Approximately 9 miles (15 Km) north of Cusco, Peru lies the Sacred Valley of the Incas. With an altitude nearly 2000 feet lower than the old Inca capital city and a warmer and wetter climate than that high Andean city, the Sacred Valley is rich in agriculture productivity and today produces most of the region’s wheat, potatos, corn, beans, quinoa and more. It’s importance to the Inca Empire was even greater and the Incas built great citadels, scientific stations, and cities throughout this rich valley. In effect, this rich valley was the garden of the Incas. With its great cities, protective citadels, and a climate warm enough to grow sugar cane, yet cool enough to be devoid of mosquitos, the Sacred Valley was a place that the Inca rulers would retreat to for relaxing away from the bustle of their capital city of Cusco.
Less famous than the ruins of Machu Picchu and the dynamic city of Cusco, the Sacred Valley offers visitors an unparalleled glimpse into ancient Inca culture. Deep in the hills of this forgotten valley are small villages where Andean people live out each day just like their ancestors did 500 years ago. Any tour through the Sacred Valley includes the larger villages such as Pisac, Chinchero, and Ollantaytambo where time has caught up with local traditions and modern conveniences can be found. To discover the Andean culture of the past, travelers need to get off the beaten path to villages such as Moray and Pumahuanca.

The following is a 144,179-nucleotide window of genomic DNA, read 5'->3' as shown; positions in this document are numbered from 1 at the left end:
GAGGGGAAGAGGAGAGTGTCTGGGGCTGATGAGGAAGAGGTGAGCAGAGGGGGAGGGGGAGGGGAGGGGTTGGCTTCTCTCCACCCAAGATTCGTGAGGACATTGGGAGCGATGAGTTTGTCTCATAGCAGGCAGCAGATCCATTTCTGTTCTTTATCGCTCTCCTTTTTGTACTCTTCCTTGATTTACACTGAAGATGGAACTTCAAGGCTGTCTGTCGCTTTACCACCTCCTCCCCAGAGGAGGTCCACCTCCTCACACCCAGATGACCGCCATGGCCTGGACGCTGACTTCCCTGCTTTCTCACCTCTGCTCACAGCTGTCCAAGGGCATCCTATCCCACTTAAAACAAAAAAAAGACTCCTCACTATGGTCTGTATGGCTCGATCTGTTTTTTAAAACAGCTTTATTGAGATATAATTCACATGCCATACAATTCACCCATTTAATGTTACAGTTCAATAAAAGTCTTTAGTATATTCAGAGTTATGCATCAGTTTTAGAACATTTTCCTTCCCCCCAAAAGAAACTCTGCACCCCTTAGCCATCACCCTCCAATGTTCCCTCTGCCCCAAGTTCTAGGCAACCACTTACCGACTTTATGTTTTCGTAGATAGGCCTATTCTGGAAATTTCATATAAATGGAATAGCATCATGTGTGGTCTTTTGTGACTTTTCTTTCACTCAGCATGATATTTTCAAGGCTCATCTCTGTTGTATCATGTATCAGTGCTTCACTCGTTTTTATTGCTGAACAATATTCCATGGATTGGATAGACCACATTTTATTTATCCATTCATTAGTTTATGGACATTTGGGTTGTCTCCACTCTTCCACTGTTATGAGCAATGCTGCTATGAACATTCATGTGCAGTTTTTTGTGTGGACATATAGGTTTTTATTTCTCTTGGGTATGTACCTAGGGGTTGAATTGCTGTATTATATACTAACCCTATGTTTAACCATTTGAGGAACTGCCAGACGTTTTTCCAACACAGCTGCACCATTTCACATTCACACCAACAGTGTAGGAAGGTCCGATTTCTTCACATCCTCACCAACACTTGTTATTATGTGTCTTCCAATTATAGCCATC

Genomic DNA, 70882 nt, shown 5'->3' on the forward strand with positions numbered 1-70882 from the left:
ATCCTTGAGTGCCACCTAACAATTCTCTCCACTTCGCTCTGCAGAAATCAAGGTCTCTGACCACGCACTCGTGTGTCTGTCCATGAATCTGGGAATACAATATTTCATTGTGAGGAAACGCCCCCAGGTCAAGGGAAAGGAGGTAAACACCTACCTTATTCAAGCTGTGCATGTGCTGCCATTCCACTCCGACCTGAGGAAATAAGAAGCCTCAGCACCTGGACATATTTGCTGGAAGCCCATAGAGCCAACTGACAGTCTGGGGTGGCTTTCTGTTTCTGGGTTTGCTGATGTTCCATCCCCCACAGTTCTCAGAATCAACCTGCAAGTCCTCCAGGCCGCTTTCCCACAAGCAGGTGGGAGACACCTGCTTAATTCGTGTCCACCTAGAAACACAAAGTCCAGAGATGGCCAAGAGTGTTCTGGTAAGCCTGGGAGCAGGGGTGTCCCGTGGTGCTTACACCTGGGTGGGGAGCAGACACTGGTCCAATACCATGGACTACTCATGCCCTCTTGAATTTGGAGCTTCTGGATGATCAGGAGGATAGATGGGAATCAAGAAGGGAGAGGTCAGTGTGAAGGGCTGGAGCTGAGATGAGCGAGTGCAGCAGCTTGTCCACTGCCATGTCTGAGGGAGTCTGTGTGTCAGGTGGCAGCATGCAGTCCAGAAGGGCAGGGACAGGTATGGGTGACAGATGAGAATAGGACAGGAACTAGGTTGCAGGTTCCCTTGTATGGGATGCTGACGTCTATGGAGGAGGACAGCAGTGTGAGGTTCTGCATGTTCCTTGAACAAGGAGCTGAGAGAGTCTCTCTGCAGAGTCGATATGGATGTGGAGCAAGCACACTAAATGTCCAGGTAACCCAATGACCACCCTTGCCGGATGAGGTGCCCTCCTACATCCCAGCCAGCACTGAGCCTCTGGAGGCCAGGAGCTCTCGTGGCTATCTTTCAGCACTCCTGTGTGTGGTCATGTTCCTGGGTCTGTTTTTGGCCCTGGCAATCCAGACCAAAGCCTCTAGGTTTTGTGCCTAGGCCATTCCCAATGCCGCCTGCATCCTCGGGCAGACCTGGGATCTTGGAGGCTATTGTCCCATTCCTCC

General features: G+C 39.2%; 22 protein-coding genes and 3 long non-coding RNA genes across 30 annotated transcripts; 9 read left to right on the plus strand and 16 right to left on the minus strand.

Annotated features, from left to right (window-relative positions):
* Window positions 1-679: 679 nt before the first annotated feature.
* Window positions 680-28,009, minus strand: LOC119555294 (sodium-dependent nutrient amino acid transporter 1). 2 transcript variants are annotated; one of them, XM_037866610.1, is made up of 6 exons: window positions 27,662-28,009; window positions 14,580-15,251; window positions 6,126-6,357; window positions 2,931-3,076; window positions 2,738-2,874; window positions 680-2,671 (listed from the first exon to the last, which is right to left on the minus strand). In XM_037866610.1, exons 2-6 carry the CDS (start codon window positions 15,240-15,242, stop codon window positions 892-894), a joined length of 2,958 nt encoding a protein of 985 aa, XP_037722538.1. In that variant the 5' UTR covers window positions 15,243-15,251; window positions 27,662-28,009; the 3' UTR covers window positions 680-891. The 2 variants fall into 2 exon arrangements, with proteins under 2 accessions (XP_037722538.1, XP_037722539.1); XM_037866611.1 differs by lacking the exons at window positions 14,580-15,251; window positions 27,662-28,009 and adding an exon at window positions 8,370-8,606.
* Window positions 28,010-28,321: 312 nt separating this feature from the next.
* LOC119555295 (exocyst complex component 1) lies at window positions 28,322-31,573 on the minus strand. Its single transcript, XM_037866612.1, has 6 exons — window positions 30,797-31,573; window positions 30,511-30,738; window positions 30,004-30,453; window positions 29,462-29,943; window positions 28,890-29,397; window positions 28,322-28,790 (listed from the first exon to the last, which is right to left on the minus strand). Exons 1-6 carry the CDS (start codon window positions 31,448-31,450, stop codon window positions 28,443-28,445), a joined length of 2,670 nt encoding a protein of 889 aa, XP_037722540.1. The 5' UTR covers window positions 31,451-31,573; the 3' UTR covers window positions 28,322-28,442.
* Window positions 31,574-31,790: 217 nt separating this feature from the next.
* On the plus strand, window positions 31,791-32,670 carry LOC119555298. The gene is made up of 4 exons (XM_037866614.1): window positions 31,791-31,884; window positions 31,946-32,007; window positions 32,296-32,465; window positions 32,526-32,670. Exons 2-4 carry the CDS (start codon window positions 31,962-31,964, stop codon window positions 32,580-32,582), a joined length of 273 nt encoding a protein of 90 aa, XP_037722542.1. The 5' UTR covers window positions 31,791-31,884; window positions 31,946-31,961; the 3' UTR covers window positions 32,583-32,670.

Adventure Life strives to introduce travelers to our authentic Peru. All of our Peru tours visit the market and ruins of Pisac and we stay the night in the village of Ollantaytambo. But from here we depart from the traditional tour route and journey into the countryside around the village of Moras. Here we get a chance to talk with local farmers and occassionally share in the daily work in their fields of crops. The people here mainly speak Quechua, which is the indigenous language of most of the Andes. Our guides speak Quechua and English and are often godparents to one or more of the children in the area. This close relationship and knowledge of the Quechua language and the area traditions helps our travelers bring home great memories of newfound friends and shared experiences.